Appl Clin Inform 2014; 05(02): 491-502
DOI: 10.4338/ACI-2014-01-RA-0001
Research Article
Schattauer GmbH

Investigation of the Omaha System for Dentistry

M.W. Jurkovich
1  St. Anthony, Minnesota, United States
M. Ophaug
2  University of Minnesota, Nursing Informatics, Minneapolis, Minnesota, United States
S. Salberg
2  University of Minnesota, Nursing Informatics, Minneapolis, Minnesota, United States
K. Monsen
3  University of Minnesota School of Nursing
› Author Affiliations
Further Information

Publication History

Received: 20 January 2014

Accepted: 10 April 2014

Publication Date:
21 December 2017 (online)


Objective: Today, dentists and hygienists have inadequate tools to identify contributing factors to dental disease, diagnosis of disease or to document outcomes in a standardized and machine readable format. Increasing demand to find the most effective care methodologies make the development of further terminologies for dentistry more urgent. Preventive care is the focus of early efforts to define best practices. We reviewed one possibility with a history of public health documentation that might assist in these early efforts at identifying best practices.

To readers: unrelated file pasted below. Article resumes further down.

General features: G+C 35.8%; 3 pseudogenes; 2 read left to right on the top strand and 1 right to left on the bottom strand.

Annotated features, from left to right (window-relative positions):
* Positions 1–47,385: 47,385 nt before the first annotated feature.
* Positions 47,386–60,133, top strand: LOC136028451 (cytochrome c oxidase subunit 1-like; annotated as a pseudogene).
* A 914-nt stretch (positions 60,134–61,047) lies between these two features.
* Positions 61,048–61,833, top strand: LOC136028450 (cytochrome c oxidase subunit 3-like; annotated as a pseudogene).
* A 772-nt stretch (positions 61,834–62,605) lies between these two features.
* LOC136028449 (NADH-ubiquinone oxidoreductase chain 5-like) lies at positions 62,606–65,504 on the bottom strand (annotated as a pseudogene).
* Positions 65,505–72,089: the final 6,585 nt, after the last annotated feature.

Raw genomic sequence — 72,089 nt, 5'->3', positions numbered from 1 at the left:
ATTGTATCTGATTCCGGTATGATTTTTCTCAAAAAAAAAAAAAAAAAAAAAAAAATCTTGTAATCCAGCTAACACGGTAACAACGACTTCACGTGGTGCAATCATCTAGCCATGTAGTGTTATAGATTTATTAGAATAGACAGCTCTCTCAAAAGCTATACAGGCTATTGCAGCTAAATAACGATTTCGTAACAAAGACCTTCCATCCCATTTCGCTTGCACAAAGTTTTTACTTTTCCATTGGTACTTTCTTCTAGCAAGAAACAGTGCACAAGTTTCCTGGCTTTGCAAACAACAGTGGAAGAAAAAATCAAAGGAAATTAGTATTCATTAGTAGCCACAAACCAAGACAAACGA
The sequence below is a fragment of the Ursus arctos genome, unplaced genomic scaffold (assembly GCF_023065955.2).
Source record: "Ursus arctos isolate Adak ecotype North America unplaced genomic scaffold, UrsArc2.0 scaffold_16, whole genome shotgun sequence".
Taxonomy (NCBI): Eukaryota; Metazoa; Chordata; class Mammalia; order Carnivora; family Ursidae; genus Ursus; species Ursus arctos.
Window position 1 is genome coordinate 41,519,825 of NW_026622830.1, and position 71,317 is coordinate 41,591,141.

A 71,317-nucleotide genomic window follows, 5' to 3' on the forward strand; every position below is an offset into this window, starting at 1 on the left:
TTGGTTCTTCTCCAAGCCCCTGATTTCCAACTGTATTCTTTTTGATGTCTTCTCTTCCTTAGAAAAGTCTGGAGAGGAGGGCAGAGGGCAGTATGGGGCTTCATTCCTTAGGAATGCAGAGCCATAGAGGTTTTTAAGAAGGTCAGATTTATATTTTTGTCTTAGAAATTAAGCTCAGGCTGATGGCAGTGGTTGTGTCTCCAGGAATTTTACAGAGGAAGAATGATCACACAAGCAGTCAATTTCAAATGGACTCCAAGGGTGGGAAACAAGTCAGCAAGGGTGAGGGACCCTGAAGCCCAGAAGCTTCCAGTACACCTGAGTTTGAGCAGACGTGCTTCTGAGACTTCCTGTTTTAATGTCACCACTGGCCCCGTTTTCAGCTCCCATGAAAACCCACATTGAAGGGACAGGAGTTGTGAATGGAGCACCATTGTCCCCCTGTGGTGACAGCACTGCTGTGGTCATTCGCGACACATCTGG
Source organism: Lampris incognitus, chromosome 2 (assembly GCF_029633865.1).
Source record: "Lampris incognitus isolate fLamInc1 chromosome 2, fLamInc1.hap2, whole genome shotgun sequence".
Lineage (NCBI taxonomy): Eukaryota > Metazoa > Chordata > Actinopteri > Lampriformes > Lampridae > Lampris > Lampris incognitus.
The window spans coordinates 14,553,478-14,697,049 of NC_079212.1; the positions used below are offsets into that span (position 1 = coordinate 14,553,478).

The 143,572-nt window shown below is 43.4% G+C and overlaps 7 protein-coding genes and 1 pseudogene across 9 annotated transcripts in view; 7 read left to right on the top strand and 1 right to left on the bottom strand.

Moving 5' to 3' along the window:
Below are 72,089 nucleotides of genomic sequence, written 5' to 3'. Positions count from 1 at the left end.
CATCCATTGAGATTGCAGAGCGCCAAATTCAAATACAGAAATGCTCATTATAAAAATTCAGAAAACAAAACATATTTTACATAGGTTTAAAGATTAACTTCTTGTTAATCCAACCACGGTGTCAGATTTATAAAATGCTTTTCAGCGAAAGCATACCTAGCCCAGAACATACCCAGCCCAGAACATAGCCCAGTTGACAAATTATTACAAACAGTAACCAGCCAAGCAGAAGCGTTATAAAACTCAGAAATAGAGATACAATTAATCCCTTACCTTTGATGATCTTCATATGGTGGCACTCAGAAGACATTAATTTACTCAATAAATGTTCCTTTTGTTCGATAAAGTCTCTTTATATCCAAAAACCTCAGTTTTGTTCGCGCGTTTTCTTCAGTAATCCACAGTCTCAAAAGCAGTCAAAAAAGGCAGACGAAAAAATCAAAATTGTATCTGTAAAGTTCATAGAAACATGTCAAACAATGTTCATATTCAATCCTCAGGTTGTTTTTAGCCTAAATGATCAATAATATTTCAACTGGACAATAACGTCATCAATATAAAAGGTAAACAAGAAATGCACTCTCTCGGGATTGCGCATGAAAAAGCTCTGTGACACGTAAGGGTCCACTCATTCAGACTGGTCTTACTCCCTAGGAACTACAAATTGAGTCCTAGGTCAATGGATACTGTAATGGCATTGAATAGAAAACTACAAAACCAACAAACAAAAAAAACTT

Methods: This paper examines, through a survey of dentists, the Omaha System Problem Classification Scheme. The survey requested that dentists rate the usefulness of knowing about specific signs and symptoms for each of the 42 problems within the Problem list of the Omaha System. Results: Using a weighted scoring system, 22 of the 42 problems received over 50% of the possible maximum score and 30 of the 42 problems received at least 25% of the possible points. Conclusion: These findings suggests that further evaluation of The Omaha System, may be useful to dentistry. At a minimum, the survey provides additional information about non-physiological problems, signs, and symptoms that may be appropriate for documentation purposes within an electronic health record (EHR) used in dentistry.

Citation: Jurkovich MW, Ophaug M, Salberg S, Monsen K. Investigation of the Omaha System for Dentistry. Appl Clin Inf 2014; 5: 491–502